|Vladimir Putin and Guy Ryder |
at the G20 leader's summit in
“Tackling the global jobs crisis is a human, social and political imperative and is key to raising global demand and so the commitment of the G20 leaders is a very important step to improving economic performance”, said the ILO chief. “Good social and employment policies are good economics.”
In their final communique the G20 say that the group’s most urgent need is “to increase the momentum of the global recovery, generate higher growth and better jobs, while strengthening the foundations for long-term growth and avoiding policies that could cause the recovery to falter or promote growth at other countries’ expense.”
There was also a broad-ranging discussion between the G20 leaders and representatives from employers and workers. Russian President Vladimir Putin told a meeting with the ‘Business 20’ and ‘Labour 20’ that the G20 agreed with both groups that more had to be done on employment and job creation. Italian Prime Minister Enrico Letta added that while the group had difficult discussions and were divided on other matters, the G20 was united on jobs-rich growth and on the role of social partnerships in meeting G20 goals.
Recognizing that coordination is needed at both the national and international levels, the Russian Presidency of the G20 organized in July the first joint meeting of G20 Finance Ministers and Employment and Labour Ministers. The bringing together of ministers who normally focus on the demand side of the economy and of labour markets with colleagues who typically focus on the supply side of labour markets led to an important breakthrough.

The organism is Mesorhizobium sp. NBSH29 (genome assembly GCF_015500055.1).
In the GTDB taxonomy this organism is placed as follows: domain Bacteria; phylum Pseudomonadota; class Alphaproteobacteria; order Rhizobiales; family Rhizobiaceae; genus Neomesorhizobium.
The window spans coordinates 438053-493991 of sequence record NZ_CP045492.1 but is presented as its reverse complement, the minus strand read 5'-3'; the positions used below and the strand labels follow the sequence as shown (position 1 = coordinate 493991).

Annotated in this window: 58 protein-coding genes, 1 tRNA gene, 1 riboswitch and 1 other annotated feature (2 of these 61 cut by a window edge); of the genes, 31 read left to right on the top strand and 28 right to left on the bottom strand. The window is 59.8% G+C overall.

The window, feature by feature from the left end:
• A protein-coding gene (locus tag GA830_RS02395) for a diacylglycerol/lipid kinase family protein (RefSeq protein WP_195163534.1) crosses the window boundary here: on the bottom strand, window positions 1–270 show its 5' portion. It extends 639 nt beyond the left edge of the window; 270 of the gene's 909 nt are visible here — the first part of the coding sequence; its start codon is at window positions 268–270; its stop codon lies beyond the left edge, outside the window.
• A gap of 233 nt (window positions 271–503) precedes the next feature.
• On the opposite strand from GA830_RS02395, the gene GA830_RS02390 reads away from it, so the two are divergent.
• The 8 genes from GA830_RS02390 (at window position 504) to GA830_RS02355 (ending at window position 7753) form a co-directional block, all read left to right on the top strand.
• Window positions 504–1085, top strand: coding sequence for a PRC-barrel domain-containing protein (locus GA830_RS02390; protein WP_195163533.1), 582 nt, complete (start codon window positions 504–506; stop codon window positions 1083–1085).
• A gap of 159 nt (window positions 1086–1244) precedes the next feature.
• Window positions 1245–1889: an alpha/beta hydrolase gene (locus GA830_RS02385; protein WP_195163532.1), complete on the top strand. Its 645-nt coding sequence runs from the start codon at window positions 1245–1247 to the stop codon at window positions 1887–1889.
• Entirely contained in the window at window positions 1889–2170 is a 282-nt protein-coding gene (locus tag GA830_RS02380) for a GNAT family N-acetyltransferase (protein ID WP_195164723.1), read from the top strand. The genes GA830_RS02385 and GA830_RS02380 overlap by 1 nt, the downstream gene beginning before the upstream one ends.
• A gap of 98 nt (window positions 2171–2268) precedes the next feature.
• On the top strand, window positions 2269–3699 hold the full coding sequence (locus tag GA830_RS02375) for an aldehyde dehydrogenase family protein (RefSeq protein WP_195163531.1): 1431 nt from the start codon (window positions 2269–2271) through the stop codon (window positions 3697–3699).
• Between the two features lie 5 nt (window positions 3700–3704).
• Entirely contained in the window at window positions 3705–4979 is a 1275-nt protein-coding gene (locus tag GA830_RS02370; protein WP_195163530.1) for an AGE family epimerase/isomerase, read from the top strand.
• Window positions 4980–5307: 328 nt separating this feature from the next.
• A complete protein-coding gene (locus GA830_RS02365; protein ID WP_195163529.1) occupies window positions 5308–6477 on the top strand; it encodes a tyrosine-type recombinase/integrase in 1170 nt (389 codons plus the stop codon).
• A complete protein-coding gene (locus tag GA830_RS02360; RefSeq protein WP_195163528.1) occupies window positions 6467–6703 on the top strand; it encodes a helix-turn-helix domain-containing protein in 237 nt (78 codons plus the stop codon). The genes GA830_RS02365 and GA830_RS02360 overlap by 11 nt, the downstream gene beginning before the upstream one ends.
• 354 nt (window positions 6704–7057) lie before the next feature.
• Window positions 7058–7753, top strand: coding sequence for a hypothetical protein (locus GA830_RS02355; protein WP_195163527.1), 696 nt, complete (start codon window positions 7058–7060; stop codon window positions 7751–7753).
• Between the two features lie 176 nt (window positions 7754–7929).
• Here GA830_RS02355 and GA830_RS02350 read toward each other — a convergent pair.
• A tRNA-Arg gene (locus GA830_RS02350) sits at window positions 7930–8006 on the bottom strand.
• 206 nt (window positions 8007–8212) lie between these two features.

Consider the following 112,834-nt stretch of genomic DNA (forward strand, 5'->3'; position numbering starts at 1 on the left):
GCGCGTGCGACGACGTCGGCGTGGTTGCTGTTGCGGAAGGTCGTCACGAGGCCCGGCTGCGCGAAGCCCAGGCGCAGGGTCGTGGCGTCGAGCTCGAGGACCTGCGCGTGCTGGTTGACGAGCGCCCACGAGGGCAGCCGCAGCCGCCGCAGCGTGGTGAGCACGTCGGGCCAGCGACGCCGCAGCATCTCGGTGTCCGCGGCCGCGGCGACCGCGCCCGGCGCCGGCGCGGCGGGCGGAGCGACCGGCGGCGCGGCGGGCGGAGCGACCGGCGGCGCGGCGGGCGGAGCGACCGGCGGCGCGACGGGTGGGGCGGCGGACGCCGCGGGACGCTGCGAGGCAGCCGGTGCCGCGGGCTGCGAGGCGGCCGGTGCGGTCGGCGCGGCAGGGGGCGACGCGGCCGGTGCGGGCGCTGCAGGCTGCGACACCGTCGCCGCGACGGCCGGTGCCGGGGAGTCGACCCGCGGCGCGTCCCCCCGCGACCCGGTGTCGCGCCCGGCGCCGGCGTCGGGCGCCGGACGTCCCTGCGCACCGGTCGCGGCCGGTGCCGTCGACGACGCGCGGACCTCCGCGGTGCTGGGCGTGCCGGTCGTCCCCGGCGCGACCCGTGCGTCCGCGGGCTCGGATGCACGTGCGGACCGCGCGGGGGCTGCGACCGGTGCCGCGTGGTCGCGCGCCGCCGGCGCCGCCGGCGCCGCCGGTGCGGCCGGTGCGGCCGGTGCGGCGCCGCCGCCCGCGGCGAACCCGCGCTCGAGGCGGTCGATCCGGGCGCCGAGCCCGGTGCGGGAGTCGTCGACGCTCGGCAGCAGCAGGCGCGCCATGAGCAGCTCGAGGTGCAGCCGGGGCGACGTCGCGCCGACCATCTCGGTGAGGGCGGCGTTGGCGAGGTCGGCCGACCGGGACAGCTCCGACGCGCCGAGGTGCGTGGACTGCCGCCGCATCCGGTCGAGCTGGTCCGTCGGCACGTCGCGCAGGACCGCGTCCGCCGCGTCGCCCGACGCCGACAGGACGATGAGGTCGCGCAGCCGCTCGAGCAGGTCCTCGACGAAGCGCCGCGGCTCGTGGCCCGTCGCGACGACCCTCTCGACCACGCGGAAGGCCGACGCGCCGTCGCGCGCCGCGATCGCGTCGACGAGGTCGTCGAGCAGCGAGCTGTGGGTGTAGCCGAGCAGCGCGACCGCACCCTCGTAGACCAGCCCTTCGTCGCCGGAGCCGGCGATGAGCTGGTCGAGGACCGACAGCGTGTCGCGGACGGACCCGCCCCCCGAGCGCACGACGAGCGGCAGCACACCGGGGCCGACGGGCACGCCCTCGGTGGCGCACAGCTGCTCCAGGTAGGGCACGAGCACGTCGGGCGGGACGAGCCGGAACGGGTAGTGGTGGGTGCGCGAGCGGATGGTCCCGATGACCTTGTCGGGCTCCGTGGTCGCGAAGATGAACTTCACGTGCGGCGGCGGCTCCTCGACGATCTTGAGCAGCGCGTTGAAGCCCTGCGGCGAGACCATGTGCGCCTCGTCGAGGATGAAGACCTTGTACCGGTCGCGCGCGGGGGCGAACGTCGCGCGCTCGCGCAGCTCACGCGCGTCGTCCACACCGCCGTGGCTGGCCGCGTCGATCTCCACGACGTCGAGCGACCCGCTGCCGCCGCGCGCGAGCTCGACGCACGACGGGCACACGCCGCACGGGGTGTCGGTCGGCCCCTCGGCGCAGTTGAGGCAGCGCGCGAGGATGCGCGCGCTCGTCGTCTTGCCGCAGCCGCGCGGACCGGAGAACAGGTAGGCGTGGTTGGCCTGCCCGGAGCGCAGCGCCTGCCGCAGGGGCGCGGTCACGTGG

The G20 heads endorsed their ministers’ recommendations at the Saint Petersburg summit and called upon the two groups of Ministers “to work together (...) to deliver on implementation of this commitment with the support of the ILO, the OECD and the World Bank Group to identify (...) effective measures for more inclusive labour markets.”
Amidst a weakening of growth in a number of emerging economies and fragile recovery in advanced ones, the G20 recognized that “too many of our citizens have yet to participate in the economic expansion” and the summit marked a shift toward measures that would support a more inclusive pattern of growth, such as investing in infrastructure, making financing available for enterprises, especially SMEs, and the role of social protection as one of the foundations for sustainable, job-creating economic growth. “To prevent the risk of a slide into a low growth trap, the G20 is rightly putting emphasis on strengthening demand and making growth more inclusive,” said Ryder.
“The real test for the G20 five years after the onset of the global financial crisis is whether commitments made at summits are acted upon when leaders get home”, added Ryder. Together with its sister organizations, the ILO has been asked to analyze the recent experience of G20 countries and identify the policies that have been successful in creating more and better jobs, promoting labour formalization, reducing inequality, ensuring effective social protection and labour market adaptability. “These have been our priorities, and it is good to know that our intensified work on empirical evidence and policy will contribute to the actions of this important global forum”, concluded the ILO chief.